Natural treatments

Many people report an improvement in symptoms when their skin is more moisturised as occurs in more humid environments. As such wet and warm weather generally favour better skin condition. Other natural treatments that are best tried before resorting to drugs include the following:

  1. Sunlight Vitamin D and ultra violet light have been associated with an improvement in symptoms and so getting exposure to sunlight without getting burnt is almost certainly beneficial.
  2. Probiotic treatments have shown some promise as have synbiotics (combinations of pro and pre-biotics). A typical probiotic that can be used with infants up to 2 years of age is Klaire Labs “Ther-biotic”. This contains 5 species of Lactobacillus and 5 species of Bifidobacterium. Some studies have shown that probiotics are more effective at prevention rather than treatment, while others using Lactobacillus fermentum have shown treatment benefits as well (7)(8).
  3. Fermented foods are also associated with improvements in symptoms. Natto, sauerkraut and kefir are examples. For instance consumption of natto (a Japanese fermented soybean dish), by pregnant women has been associated with reduced levels of eczema in their offspring(9). The advantage of fermented foods is normally that a much larger variety of microbial strains are present. Many studies have found that the greater the variety of bacterial strains in the gut, the fewer the cases of atopic (e.g. eczema) and autoimmune disease.
  4. Omega 3 oils have been found to reduce cases of infant eczema when the mother takes supplements during pregnancy(10). In addition DHA, the longest chain omega 3 oil has been associated with “significant clinical improvement” in another study(11).
  5. Problem foods may cause an individual to have symptoms. Milk is one which some people have eliminated and then found their eczema to have been cleared up.
  6. Treating the immune system. Naltrexone is a pharmaceutical drug that is normally used to treat heroin addiction by blocking opioid receptors in the brain. In this context 50mg doses are used. Low dose naltrexone - LDN on the other hand makes use of minor blockage of opioid receptors in the brain. People with eczema often have low levels of their own opiates, and with LDN treatment these endogenous opiates are stimulated. Opiates are known to reduce pain, but itching has also been found to be reduced in trials(12). The dose used in LDN treatment varies from 1-5mg.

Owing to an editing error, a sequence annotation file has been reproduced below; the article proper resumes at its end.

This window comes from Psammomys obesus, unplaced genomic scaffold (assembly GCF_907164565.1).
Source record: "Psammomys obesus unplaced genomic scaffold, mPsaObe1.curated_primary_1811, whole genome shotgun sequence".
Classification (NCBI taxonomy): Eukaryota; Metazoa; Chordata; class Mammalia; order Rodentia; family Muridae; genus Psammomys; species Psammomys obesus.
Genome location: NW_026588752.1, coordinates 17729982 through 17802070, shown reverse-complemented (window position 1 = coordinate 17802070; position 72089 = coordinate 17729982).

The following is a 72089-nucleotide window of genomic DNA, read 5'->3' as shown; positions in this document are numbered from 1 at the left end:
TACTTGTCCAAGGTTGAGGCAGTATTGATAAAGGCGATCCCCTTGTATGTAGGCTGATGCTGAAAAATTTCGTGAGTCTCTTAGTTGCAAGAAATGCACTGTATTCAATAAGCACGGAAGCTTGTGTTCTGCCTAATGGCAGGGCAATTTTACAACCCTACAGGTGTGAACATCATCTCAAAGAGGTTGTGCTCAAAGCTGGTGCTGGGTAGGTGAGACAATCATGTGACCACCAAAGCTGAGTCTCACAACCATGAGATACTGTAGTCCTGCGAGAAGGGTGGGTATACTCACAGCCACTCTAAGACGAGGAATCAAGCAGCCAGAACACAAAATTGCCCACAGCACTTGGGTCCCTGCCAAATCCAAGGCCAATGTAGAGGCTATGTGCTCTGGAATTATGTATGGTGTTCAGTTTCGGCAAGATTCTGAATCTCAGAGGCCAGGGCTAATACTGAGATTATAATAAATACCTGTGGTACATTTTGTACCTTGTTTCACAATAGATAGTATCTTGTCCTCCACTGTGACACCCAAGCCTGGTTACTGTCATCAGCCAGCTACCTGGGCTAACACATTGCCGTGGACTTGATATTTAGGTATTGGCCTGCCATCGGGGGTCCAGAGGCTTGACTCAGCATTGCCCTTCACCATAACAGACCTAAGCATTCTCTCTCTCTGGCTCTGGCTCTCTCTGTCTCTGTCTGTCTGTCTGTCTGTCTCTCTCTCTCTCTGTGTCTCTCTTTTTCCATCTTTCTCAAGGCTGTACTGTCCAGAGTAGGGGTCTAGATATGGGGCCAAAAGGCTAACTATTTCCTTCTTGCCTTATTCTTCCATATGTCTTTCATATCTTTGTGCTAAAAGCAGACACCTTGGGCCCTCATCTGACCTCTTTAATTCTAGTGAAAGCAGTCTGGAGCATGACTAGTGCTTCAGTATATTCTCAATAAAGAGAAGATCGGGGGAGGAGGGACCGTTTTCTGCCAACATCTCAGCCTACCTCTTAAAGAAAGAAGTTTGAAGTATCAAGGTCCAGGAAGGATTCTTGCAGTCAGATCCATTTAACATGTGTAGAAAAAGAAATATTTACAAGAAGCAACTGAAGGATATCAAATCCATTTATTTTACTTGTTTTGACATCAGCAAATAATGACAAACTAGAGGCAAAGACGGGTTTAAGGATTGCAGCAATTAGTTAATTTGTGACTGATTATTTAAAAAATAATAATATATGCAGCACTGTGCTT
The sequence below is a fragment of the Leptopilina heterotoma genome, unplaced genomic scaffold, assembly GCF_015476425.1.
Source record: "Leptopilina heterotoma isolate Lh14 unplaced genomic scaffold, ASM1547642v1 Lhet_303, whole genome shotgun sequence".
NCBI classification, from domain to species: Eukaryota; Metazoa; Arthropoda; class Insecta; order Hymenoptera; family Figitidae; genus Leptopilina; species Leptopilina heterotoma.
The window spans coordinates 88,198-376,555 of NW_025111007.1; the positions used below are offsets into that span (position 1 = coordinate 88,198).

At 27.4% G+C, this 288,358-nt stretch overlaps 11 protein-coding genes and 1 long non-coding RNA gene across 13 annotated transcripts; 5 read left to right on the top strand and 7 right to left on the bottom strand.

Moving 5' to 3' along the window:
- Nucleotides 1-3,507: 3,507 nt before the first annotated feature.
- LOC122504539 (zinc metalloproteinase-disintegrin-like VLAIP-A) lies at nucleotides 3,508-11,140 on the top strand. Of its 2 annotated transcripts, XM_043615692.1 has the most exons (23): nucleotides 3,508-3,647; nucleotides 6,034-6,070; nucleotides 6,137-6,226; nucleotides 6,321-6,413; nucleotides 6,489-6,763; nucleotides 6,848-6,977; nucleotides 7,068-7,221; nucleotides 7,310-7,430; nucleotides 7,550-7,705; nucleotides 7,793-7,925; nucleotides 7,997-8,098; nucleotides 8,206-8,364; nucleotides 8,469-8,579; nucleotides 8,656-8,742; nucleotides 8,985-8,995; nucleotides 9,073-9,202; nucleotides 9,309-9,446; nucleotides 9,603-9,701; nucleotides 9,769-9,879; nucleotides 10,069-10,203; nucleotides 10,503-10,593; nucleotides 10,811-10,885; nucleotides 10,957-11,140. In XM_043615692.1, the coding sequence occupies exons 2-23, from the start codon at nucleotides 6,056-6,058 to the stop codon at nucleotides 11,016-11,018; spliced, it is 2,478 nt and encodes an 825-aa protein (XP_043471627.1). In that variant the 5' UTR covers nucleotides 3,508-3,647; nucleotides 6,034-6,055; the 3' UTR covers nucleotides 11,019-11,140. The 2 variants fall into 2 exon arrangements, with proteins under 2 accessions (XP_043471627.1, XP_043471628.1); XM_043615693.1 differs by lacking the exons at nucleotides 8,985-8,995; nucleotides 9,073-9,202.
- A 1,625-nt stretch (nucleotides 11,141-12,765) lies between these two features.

DrDobbin says:

Some people are genetically more prone to eczema than others. However, most people with eczema can in theory cure themselves by adopting  a certain type of lifestyle that avoids environmental triggers.

  1. Get in the sun regularly.
  2. Eat a diet including high strength probiotics containing a large variety of strains.
  3. Introduce fermented foods such as sauerkraut and kefir or natto into your diet.
  4. Consume oily fish or a cod liver oil supplement 2-3 times per week.
  5. Keep the skin well moisturised with lipid based creams.
  6. Avoid potential flare ups by reducing stress and avoiding excess heat, dryness and soaps and detergents.


  1. Ceramides in the outer layer of skin.
  2. Ceramide 1 useful in lipid organisation.
  3. NOD1 Proteins associated with atopy.
  4. Bacteria that acidify the skin.
  5. Eczema and bacterial diversity in the gut.
  6. Aqueous cream causing epidermal water loss.
  7. Article on probiotic treatment and prevention of eczema.
  8. L.fermentum a useful probiotic treatment.
  9. Fermented food natto associated with reduced incidence.
  10. Study on pregnant mums supplemented with omega 3.
  11. DHA associated with significant clinical improvement.
  12. Naltrexone found to reduce itching.